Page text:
HOUSTON--Residents at the Winfield 1 Condominiums have worked out a deal to pay for the demolition of the property, but there are thousands more in the city that fall in the same category.

Several fires have left the property largely gutted. Although vacant for the last four years, it s been a haven for drug dealing and prostitution.

This is like a cancer on the neighborhood. We had a murder on our property about a year ago. There was a murder next door. I can t tell you how much crime we ve had, said resident Lisa Lum.

Lum says the people who live here deserve better, and they took a step in that direction as Mayor Annise Parker delivered a ceremonial first blow to the decaying condos.

This is like you have an infected wound, and you have to clean the wound to keep that infection from spreading, said Parker.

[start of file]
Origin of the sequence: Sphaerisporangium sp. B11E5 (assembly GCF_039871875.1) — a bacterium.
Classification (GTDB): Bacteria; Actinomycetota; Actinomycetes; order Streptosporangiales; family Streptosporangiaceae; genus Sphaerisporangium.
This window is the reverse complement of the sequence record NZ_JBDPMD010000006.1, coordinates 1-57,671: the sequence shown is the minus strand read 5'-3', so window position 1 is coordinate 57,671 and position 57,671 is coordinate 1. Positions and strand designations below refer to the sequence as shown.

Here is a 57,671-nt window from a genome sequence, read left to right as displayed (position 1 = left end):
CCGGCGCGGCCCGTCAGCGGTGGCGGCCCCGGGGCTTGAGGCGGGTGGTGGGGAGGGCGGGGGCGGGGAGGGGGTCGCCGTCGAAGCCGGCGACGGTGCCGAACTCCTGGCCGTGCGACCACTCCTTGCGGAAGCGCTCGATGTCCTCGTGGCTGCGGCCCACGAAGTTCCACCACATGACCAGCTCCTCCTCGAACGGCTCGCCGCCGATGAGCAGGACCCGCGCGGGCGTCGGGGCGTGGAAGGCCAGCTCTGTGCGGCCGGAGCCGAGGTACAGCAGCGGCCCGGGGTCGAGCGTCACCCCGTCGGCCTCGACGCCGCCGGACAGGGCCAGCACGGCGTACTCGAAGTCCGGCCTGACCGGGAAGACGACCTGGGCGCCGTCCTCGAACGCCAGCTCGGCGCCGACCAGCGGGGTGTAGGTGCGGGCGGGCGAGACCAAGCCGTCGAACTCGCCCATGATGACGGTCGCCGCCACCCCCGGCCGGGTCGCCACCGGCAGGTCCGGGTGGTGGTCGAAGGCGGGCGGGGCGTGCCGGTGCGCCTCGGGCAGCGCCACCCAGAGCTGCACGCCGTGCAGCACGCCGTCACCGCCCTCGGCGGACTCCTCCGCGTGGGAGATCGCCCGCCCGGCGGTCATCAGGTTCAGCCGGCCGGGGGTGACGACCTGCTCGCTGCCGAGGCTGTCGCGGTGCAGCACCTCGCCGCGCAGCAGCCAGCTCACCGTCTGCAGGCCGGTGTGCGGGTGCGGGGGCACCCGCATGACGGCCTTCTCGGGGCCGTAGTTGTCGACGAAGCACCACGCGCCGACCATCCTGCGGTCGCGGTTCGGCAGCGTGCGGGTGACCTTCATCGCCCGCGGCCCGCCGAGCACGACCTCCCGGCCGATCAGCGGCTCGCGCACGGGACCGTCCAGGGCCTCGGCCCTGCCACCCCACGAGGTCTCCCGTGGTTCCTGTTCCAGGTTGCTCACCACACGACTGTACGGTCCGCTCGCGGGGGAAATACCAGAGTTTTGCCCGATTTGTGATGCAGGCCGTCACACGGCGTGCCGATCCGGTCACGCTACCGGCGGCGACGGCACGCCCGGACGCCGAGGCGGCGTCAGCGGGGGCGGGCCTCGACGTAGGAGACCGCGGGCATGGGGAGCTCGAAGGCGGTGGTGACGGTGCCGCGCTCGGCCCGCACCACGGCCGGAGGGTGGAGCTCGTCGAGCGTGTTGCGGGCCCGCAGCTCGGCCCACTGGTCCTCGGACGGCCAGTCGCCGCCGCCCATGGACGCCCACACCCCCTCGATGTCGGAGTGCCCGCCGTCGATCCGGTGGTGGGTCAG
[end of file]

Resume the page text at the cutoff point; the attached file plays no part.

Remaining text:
For former condo owner Phyliss Scott, the moment was bittersweet.

It has really impacted m y life, because now I have to start over, because this is my savings that I ve spent over here for my kids to be secure, said Scott.

There are 7,000 properties in Houston that need to be demolished and a $15 million bond referendum on the ballot this election would go a long way to tearing them down.

If you approve Proposition E on the ballot, we ll be able to bring other neighborhoods back to life, said Senator Rodney Ellis.

If the bond referendum passes, the city says the money will be used to tear down dangerous properties, making way for new affordable housing.

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